This past year, I toyed with the idea of dusting them off and seeing if I could turn them into something worth sharing with readers. Unfortunately, that’s as far as my interest/effort went until last week when I received an e-mail asking for submissions to a writing contest.
I thought about it for a minute or two and decided that since the deadline isn’t until late spring I’d have time to work on it. After all, I liked the story, thought it had potential, and it was certainly worth the try. Unfortunately, this task would prove to not be as easy as it initially appears to be. The maximum word count for the contest is 4,000—most of my shorts are between 5,000 and 8,000 words. The one I had in mind to rewrite was around 8,500. Never the less, I was definitely up for the challenge.
The characters in “Seeds of Murder” include the body of the wealthy widow, a hard-nosed detective, the devoted housekeeper, the greedy grown children of the dearly departed, and of course, the femme fatale!
Now, for someone who enjoys expanding stories into 90,000 words or more, cutting 4,000 words from what was an already abridged storyline seemed impossible. In truth, however, it proved to be a valuable exercise. It not only helped tighten my prose, but it helped me to focus on the plot. I constantly caught myself asking if this line or that line was really necessary. Would it make or break the plot if I cut it out? Surprisingly, 99.9 percent of the time they were worthless words that added more bulk than wow.
The first things I cut were the lovely, rambling and totally unnecessary sections of imagery, long-winded descriptions, over-used tags and bites, and a whole lot of glancing around by the characters.
I also considered the structure. Beginnings are always difficult for me to decide. Where does the story begin? While the character is walking toward the building, as he’s stepping through the door, or after he’s in? Eventually I figure it out, but in this case, the original opening paragraph was 150 words long (8 lines) describing the scenery and the stately home from the protag's point of view as he's driving toward the scene of the crime. That’s right, 150 words before we read the first bit of dialogue. To make things worse, I wrote 368 words before giving the protagonist his first line. Yikes! The revised opening paragraph is a mere shadow of it at 45 words including the first four words of dialogue. I’m even considering cutting all but the dialogue and opening the story with, “The body’s upstairs, detective.” I don’t know…what do you think? Maybe not. At any rate, I still have just over 1,000 words left cut. After that it’ll be a matter of fine tuning each sentence and making those 4,000 little words count.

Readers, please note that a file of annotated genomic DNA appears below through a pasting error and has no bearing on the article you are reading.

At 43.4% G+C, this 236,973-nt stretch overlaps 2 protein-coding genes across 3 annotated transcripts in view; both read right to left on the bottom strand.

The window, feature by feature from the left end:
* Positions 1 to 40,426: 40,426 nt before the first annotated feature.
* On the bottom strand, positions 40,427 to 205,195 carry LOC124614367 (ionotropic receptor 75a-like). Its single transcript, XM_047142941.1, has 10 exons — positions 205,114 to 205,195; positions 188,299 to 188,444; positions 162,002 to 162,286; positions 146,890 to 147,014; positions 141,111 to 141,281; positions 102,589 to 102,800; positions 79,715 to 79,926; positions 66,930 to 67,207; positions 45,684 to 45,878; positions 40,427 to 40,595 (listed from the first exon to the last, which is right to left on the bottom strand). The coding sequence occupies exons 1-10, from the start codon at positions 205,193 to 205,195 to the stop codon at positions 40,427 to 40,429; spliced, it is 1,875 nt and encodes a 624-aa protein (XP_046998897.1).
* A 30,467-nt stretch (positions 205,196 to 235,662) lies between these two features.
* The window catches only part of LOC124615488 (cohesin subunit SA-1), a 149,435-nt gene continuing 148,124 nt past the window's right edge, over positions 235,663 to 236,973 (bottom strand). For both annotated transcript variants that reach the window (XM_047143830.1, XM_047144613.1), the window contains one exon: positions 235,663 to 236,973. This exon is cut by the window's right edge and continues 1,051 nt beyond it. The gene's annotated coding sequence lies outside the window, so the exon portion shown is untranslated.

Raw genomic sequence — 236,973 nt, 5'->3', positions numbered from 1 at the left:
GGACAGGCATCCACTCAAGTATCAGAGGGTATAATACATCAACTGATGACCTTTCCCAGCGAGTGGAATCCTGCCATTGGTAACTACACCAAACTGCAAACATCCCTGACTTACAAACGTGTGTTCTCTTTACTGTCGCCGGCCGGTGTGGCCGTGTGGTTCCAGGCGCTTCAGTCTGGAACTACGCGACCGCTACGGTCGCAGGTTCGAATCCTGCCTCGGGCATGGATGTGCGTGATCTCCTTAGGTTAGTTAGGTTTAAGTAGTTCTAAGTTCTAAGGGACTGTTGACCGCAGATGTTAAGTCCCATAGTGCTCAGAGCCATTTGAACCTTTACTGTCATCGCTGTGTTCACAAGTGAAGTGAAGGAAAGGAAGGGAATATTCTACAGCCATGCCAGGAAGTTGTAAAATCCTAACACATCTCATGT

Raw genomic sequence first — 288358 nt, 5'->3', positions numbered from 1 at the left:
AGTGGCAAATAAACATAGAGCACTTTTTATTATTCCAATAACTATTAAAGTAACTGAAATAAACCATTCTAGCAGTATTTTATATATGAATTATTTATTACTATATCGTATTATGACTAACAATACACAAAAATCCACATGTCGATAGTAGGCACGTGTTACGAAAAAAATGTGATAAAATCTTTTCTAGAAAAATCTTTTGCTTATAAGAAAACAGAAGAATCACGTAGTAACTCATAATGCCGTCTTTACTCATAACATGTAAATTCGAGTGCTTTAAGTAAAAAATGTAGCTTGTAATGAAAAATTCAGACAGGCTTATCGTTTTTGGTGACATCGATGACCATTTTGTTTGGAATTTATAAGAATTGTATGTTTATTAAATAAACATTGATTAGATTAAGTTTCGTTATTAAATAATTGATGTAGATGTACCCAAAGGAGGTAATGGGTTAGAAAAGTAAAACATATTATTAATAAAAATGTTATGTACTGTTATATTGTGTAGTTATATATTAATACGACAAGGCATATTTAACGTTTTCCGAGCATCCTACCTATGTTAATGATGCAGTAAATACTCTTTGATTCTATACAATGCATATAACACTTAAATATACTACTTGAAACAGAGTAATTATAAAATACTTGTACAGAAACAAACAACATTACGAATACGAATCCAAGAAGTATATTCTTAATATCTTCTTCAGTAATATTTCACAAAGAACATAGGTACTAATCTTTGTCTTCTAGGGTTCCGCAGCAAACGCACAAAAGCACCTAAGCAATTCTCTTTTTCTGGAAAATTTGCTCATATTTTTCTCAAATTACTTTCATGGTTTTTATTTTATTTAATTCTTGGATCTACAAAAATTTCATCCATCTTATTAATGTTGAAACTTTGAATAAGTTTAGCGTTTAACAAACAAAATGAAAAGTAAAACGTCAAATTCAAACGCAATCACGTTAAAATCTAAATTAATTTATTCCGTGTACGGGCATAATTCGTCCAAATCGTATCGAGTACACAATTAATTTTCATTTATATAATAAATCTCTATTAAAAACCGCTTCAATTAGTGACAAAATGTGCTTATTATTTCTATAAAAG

What’s truly interesting...no amazing, is that in spite of the drastic cuts, the storyline is still there. It’s really there and I’m loving it.
Everything else was obviously fluff.
About the author:
Marta Stephens writes crime mystery/suspense. Her books are available in paperback and e-book and Kindle formats.
THE DEVIL CAN WAIT (2008), Bronze Medal Finalist, 2009 IPPY Awards, Top Ten, 2008 Preditors and Editors Reader Poll (mystery).
E-book: $9.00 from Smashwords https://www.smashwords.com/books/view/7821
SILENCED CRY (2007) Honorable Mention, 2008 New York Book Festival, Top Ten, 2007 Preditors and Editors Reader Poll (mystery).
Tradebook: $15.50E-book: $9.00 from Smashwords https://www.smashwords.com/books/view/7812
I enjoy editing my writing. I liken it to sculpting. You take a beautiful block of marble (your written piece) and you chisel away the unneeded stone until you have a gorgous piece of art.
I remember this story, Marta. I loved it! And I totally relate to the impossible task of whittling it down to half its size. Almost as bad as having to write a 150 word synopsis for the back of your book!
Hey, John! Great to hear from you. Funny, for years my first love was art (oil paints) and I've often compared writing to the process of painting. :)
Ah, Aaron, I was wondering if you would (remember it). It had been a year or since since I read the original draft and couldn't believe how clumbsy some parts of it were. Change is at times hard, but always worth it.
Marta, when I read it, nothing screamed clumsy to me. It was just a GREAT tale! I remember getting right into the scene and feeling as if I were there with the characters. Loved the house, too. Hope you can save some of those lovely details with only 4000 words! Good luck and let me read it when it's done!
It is amazing when you think that you cut cut cut and the story survives... :)
Marta - thanks for sharing the behind the scenes look at the life of a writer. I always find an individual's creative process fascinating.
Yup, Kim, it's still there and I'm pretty sure it's better than before. Fear not, you'll have a "chance" to read it soon. LOL
Nicole, thanks so much for stopping by! The behind the scene process is not for the faint of heart though! Had I known...had I only known ... nah! Who am I kidding? I'd still be writing today. ;)
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